• Several things about Ursula in general. She's a fairly grotesque octopus woman with pasty grayish skin. She eats live (and, as it turns out, sentient) shrimp as snacks. The entrance tunnel to her lair is carpeted with the shriveled bodies of her transformed former clients who "couldn't pay the price". Her interactions with Ariel and constantly trying to touch or grab Ariel with her tentacles feel really creepy. She conjures a pair of wraithlike disembodied hands to forcibly thrust down Ariel's throat and extract her voice. And at the climax of the film, she transforms into a giant, saw-toothed version of herself with a Stygian voice, uses the power of Triton's stolen trident to create maelstroms and raise up the rotting hulks of sunken ships, and finally is impaled on a spear of one of said ships, electrocuted by the lightning she causes, and sinks, clutching the hull of the vessel with her tentacles in her death throes. Afterwards, her remains are shown slowly sinking into her lair. The directors' commentary on the Special Edition DVD noted that they probably wouldn't get away with Ursula (or Chef Louis for that matter) in a modern film.
  • The skeleton of a deceased sea-monster that serves as Ursula's home was a corpse when she found it. Where did all that rotting flesh go?
  • During the song, "Poor, Unfortunate Souls", when Ursula sings, "It's she who holds her tongue who gets her man", she tosses a tongue into the cauldron. Easily missed, if you assume that it's something else.
  • The fact that Ursula's final scene is stolen from HP Lovecraft's The Call of Cthulhu doesn't help matters at all.
  • When Ursula is looking in the mirror, she essentially squishes a clam's insides up and uses it for her lipstick, meaning she was using clam guts/clam blood for lipgloss.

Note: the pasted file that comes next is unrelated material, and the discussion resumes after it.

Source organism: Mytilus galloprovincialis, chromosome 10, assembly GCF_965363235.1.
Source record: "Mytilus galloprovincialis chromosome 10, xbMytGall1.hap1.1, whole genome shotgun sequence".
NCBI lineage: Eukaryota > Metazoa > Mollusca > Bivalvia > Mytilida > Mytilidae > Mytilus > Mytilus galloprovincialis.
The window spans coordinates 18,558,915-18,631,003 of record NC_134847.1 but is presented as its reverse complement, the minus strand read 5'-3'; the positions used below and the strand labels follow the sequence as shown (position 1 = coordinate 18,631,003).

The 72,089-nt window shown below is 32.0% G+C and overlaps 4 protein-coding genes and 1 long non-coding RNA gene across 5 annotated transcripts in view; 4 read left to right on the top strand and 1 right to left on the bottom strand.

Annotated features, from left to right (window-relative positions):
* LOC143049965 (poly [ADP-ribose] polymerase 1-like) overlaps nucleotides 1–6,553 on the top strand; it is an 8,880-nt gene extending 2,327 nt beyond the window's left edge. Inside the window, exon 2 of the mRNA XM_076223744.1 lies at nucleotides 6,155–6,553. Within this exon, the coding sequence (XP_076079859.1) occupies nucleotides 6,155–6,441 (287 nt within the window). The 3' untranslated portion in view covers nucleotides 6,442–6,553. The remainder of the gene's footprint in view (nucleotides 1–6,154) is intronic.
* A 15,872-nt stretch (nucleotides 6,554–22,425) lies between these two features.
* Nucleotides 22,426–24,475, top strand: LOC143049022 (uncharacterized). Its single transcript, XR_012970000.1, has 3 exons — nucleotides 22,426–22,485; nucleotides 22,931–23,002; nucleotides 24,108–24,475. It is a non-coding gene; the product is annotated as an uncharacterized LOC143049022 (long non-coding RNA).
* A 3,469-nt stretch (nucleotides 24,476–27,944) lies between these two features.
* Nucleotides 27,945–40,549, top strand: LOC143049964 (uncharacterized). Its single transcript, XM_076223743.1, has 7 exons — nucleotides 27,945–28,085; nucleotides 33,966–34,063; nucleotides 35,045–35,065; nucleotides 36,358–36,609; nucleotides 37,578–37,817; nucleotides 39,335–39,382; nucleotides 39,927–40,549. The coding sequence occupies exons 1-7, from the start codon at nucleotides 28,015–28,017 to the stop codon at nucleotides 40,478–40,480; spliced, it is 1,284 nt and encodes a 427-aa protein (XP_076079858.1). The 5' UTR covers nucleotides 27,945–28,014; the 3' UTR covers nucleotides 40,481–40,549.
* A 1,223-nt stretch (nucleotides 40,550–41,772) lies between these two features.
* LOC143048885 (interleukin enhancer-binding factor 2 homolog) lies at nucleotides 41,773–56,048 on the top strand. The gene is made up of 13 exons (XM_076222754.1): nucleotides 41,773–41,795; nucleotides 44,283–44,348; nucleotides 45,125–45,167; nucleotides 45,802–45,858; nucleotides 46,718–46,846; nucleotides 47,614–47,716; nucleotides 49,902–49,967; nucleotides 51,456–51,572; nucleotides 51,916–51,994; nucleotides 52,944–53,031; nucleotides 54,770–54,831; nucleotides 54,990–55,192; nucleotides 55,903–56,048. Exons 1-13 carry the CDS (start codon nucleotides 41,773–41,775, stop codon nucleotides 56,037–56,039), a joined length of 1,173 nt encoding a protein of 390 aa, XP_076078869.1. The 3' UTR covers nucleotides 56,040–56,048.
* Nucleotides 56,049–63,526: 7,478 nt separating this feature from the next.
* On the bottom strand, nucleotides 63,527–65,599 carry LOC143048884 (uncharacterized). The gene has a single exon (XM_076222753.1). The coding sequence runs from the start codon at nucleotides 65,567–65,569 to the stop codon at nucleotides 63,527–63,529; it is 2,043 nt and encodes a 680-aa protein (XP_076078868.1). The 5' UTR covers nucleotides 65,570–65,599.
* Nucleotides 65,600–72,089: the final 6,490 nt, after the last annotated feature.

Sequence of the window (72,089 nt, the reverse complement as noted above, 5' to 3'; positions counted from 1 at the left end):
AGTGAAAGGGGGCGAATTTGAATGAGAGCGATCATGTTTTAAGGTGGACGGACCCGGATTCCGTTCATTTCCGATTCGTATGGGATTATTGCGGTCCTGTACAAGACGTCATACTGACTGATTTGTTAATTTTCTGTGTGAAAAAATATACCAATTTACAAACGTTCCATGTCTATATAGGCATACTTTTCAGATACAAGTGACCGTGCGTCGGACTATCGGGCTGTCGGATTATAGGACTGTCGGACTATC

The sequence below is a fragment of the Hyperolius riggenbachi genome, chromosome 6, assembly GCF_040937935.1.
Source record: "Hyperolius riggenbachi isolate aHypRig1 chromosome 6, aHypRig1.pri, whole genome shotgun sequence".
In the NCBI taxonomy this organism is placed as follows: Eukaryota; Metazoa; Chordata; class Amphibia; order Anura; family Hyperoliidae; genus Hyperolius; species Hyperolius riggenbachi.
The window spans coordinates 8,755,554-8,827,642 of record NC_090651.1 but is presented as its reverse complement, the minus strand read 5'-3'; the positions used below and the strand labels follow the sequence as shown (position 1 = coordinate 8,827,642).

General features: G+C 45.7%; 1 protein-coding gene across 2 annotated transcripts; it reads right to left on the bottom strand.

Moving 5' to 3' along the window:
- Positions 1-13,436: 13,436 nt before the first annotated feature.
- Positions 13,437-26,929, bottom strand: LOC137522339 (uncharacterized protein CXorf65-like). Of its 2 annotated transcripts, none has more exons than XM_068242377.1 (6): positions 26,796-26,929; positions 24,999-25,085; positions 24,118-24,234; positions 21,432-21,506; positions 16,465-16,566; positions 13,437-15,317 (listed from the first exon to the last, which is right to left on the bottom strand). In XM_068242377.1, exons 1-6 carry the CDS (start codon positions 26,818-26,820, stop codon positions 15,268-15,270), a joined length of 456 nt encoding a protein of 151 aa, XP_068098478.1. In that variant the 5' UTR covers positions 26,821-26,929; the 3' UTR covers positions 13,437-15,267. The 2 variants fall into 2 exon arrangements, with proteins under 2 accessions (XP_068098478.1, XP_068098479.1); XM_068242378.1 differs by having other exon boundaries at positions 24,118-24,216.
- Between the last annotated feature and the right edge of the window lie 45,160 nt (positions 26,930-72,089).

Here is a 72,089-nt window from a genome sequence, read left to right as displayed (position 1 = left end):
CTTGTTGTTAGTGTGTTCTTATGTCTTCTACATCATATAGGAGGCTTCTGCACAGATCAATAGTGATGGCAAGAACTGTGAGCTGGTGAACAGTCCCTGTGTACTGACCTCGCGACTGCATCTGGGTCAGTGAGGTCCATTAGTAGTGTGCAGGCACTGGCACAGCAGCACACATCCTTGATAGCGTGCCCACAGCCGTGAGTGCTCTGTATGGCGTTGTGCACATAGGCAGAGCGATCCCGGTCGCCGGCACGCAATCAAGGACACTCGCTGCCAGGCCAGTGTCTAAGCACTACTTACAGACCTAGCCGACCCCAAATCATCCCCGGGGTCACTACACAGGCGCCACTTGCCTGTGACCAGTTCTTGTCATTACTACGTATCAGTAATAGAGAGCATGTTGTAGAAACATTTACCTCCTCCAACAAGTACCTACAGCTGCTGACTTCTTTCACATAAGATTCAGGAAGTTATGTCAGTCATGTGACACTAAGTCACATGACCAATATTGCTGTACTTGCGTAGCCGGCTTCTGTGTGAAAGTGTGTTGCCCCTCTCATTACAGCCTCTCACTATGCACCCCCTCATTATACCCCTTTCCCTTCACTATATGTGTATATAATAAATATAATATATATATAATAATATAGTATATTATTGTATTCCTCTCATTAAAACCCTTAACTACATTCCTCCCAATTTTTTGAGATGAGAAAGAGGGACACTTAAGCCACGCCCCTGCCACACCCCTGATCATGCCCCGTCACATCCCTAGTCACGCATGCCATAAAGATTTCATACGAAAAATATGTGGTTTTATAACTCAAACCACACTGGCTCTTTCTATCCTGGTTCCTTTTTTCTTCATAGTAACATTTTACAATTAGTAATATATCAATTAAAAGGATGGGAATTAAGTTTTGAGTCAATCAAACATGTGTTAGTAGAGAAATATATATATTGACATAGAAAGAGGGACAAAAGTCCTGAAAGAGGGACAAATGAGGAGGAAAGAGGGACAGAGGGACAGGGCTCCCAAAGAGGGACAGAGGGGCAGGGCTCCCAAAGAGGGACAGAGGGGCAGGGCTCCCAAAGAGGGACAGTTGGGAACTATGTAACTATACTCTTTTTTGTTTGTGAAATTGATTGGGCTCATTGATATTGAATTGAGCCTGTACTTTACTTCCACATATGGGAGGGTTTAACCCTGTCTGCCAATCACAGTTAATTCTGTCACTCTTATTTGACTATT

• The whole concept of Ursula disguising herself as a shapely young woman is pretty unsettling, especially when she uses her disguise to hypnotize Prince Eric into doing what she wants.
  • Ursula's transformation from "Vanessa" back into her actual self, which involves the bodice of her dress ripping open down the front and her tentacles spilling out. As if that wasn't enough, she then (shudder) crawls over to Ariel and kidnaps her, all while laughing demonically.
  • The whole scene with Louis the chef gruesomely hacking up fish while poor Sebastian runs around in terror had to have made some people become vegetarians. It doesn't help that he's singing during most of it, making him look like a sociopath right before he goes off the deep end chasing a small crab. Honest Trailers outright calls the song "the traumatize your children song", and changed Louis's song to reflect on that.
  • Ursula's Villainous Breakdown towards the end when Ariel destroys her eel pets and One-Winged Angel form. Also her death.
  • Ursula, while not a good character, was sane and composed during most of the film. However, when she transforms into Vanessa, it's implied that she lost quite a bit of sanity (to the point of becoming a borderline Ax-Crazy) when turning into her, as she talks to her mirror in a manner similar to a schizophrenic, emits a psychotic grin when throwing a pin at a mirror's head with enough velocity to knock the mirror back, and most certainly kill a person had that been a human being, and her cackling.